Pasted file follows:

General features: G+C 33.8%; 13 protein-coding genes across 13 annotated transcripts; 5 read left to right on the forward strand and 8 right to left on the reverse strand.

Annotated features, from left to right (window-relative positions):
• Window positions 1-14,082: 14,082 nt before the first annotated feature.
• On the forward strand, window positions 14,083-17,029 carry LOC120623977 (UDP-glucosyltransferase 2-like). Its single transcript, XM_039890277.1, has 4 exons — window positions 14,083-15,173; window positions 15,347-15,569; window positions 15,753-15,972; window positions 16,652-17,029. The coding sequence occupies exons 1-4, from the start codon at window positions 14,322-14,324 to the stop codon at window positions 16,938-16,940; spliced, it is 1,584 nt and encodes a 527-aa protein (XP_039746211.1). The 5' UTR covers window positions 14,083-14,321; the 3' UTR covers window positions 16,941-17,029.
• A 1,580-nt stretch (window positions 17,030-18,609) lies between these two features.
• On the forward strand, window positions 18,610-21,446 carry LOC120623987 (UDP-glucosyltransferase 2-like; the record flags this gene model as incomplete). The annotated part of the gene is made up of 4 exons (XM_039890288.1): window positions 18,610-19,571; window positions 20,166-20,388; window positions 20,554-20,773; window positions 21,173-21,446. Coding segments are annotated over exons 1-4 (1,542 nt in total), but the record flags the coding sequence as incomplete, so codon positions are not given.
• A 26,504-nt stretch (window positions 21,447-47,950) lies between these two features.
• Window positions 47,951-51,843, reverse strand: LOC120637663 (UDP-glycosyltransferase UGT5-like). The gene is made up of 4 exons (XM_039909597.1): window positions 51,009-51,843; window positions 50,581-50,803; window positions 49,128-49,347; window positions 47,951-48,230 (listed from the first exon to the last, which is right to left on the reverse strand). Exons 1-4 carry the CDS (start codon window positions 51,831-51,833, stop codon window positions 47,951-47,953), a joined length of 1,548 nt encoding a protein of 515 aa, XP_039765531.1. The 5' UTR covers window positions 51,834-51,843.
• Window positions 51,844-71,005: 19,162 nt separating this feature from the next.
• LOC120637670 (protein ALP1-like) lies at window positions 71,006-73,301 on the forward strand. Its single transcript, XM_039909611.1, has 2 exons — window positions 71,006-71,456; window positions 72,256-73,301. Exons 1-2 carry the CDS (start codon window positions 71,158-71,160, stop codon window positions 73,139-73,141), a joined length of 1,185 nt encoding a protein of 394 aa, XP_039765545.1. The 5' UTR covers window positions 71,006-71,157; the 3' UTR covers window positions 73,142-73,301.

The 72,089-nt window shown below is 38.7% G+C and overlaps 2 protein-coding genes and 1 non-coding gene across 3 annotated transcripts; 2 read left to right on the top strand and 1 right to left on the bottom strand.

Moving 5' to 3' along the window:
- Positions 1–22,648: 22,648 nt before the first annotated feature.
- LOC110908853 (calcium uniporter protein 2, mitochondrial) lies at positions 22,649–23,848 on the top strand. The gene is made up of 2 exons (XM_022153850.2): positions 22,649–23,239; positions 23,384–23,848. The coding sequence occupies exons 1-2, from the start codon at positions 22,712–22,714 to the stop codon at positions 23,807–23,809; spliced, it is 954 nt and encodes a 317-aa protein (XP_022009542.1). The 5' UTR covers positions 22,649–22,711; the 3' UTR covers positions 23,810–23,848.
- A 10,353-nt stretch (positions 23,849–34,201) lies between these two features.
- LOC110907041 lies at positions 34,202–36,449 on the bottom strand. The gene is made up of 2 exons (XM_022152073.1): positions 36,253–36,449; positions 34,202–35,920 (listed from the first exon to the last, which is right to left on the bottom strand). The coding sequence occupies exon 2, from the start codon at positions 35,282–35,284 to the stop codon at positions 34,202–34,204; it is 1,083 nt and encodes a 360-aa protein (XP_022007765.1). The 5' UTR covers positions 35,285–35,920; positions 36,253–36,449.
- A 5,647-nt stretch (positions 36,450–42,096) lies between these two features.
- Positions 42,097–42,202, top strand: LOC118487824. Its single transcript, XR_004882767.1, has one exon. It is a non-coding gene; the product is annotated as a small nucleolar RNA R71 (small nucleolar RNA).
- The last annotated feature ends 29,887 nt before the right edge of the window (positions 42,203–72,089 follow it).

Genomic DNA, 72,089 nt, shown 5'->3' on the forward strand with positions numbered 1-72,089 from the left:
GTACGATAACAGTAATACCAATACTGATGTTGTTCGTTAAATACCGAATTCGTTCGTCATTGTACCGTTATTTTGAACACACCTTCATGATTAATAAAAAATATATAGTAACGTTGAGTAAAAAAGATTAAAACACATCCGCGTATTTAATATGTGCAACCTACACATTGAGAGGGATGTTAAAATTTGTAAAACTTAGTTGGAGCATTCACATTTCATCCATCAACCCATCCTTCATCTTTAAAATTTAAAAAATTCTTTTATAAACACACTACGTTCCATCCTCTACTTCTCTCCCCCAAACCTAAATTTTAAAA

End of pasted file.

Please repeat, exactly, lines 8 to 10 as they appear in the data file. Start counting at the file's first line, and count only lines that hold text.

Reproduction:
• Window positions 47,951-51,843, reverse strand: LOC120637663 (UDP-glycosyltransferase UGT5-like). The gene is made up of 4 exons (XM_039909597.1): window positions 51,009-51,843; window positions 50,581-50,803; window positions 49,128-49,347; window positions 47,951-48,230 (listed from the first exon to the last, which is right to left on the reverse strand). Exons 1-4 carry the CDS (start codon window positions 51,831-51,833, stop codon window positions 47,951-47,953), a joined length of 1,548 nt encoding a protein of 515 aa, XP_039765531.1. The 5' UTR covers window positions 51,834-51,843.
• Window positions 51,844-71,005: 19,162 nt separating this feature from the next.
• LOC120637670 (protein ALP1-like) lies at window positions 71,006-73,301 on the forward strand. Its single transcript, XM_039909611.1, has 2 exons — window positions 71,006-71,456; window positions 72,256-73,301. Exons 1-2 carry the CDS (start codon window positions 71,158-71,160, stop codon window positions 73,139-73,141), a joined length of 1,185 nt encoding a protein of 394 aa, XP_039765545.1. The 5' UTR covers window positions 71,006-71,157; the 3' UTR covers window positions 73,142-73,301.